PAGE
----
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. 2016 Jun 14;17:463.
doi: 10.1186/s12864-016-2800-5.

Genome-wide Characterization of Human L1 Antisense Promoter-Driven Transcripts

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Free PMC article

Genome-wide Characterization of Human L1 Antisense Promoter-Driven Transcripts

Steven W Criscione et al. BMC Genomics. .
Free PMC article

Abstract

Background: Long INterspersed Element-1 (LINE-1 or L1) is the only autonomously active, transposable element in the human genome. L1 sequences comprise approximately 17 % of the human genome, but only the evolutionarily recent, human-specific subfamily is retrotransposition competent. The L1 promoter has a bidirectional orientation containing a sense promoter that drives the transcription of two proteins required for retrotransposition and an antisense promoter. The L1 antisense promoter can drive transcription of chimeric transcripts: 5' L1 antisense sequences spliced to the exons of neighboring genes.

Results: The impact of L1 antisense promoter activity on cellular transcriptomes is poorly understood. To investigate this, we analyzed GenBank ESTs for messenger RNAs that initiate in the L1 antisense promoter. We identified 988 putative L1 antisense chimeric transcripts, 911 of which have not been previously reported. These appear to be alternative genic transcripts, sense-oriented with respect to gene and initiating near, but typically downstream of, the gene transcriptional start site. In multiple cell lines, L1 antisense promoters display enrichment for YY1 transcription factor and histone modifications associated with active promoters. Global run-on sequencing data support the activity of the L1 antisense promoter. We independently detected 124 L1 antisense chimeric transcripts using long read Pacific Biosciences RNA-seq data. Furthermore, we validated four chimeric transcripts by quantitative RT-PCR and Sanger sequencing and demonstrated that they are readily detectable in many normal human tissues.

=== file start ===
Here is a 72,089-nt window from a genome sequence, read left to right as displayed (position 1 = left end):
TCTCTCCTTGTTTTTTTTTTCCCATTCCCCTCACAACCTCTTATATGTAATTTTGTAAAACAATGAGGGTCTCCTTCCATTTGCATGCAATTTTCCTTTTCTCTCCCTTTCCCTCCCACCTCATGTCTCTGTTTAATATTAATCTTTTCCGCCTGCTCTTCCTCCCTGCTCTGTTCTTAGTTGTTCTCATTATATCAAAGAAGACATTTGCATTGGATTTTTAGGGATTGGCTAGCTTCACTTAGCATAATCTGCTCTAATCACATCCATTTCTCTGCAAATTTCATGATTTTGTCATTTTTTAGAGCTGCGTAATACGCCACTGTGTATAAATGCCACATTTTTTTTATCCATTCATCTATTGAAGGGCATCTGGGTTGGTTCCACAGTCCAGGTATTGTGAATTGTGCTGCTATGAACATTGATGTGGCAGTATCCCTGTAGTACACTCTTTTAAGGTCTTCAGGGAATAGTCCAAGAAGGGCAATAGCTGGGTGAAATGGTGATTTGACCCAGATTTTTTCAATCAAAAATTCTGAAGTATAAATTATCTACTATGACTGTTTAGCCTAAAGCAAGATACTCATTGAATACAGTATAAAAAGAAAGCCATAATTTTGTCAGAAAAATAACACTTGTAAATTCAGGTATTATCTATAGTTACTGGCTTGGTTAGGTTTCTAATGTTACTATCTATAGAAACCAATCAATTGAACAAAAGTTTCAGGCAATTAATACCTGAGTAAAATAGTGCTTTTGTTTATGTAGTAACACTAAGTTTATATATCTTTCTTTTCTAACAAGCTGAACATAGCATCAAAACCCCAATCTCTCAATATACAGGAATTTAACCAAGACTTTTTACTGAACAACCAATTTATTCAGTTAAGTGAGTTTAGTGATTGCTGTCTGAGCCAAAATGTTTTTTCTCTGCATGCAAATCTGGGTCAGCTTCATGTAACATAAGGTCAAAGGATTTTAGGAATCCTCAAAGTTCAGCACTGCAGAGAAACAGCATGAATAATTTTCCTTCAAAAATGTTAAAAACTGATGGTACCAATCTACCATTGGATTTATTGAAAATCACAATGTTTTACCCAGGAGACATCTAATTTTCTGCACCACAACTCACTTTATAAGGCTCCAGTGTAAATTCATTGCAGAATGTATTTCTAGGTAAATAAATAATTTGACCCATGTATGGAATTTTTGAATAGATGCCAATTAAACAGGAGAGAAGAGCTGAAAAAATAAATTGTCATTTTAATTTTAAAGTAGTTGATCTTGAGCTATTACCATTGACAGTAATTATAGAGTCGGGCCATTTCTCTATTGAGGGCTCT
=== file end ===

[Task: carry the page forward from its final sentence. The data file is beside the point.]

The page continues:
Conclusions: We present a comprehensive characterization of human L1 antisense promoter-driven transcripts and provide substantial evidence that they are transcribed in a variety of human cell-types. Our findings reveal a new wide-reaching aspect of L1 biology by identifying antisense transcripts affecting as many as 4 % of all human genes.

Keywords: Antisense promoter; Chimeric transcript; EST; L1; LINE-1; PacBio; Retrotransposon; Transposon; YY1.

Figures

Fig. 1
Fig. 1
Identification of novel L1 antisense promoter (ASP) transcripts using a computational pipeline. a Schematic representation of our method to identify L1 ASP transcripts. The coordinates of human spliced ESTs were intersected with L1s and gene exons to identify ESTs with a TSS antisense to an L1 and overlapping an exon of a cognate gene. L1 ASP transcripts that displayed an independent EST supporting L1 exonization were removed. b Total number of L1 ASP transcripts identified in the current report (n = 988) cross-referenced to known existing L1 ASP transcripts found in published reports including recently identified L1 ORF0 gene fusions and the C-GATE database. c Histogram of the total number of ESTs identified per gene for L1 ASP transcripts (n = 2015 ESTs, some overlapping multiple genes)
Fig. 2
Fig. 2
L1 subfamily and tissue distributions of L1 ASP transcripts. a Evolutionary age of L1 subfamilies indicates a role for most L1 evolutionary subtypes in genesis of L1 ASP transcripts. b Characterization of source material used for ESTs cDNA that support L1 ASP transcripts. c Tissue source for ESTs supporting L1 ASP transcripts identified in hyper-proliferative or cancerous samples. d Normal tissue sources for ESTs used to identify L1 ASP transcripts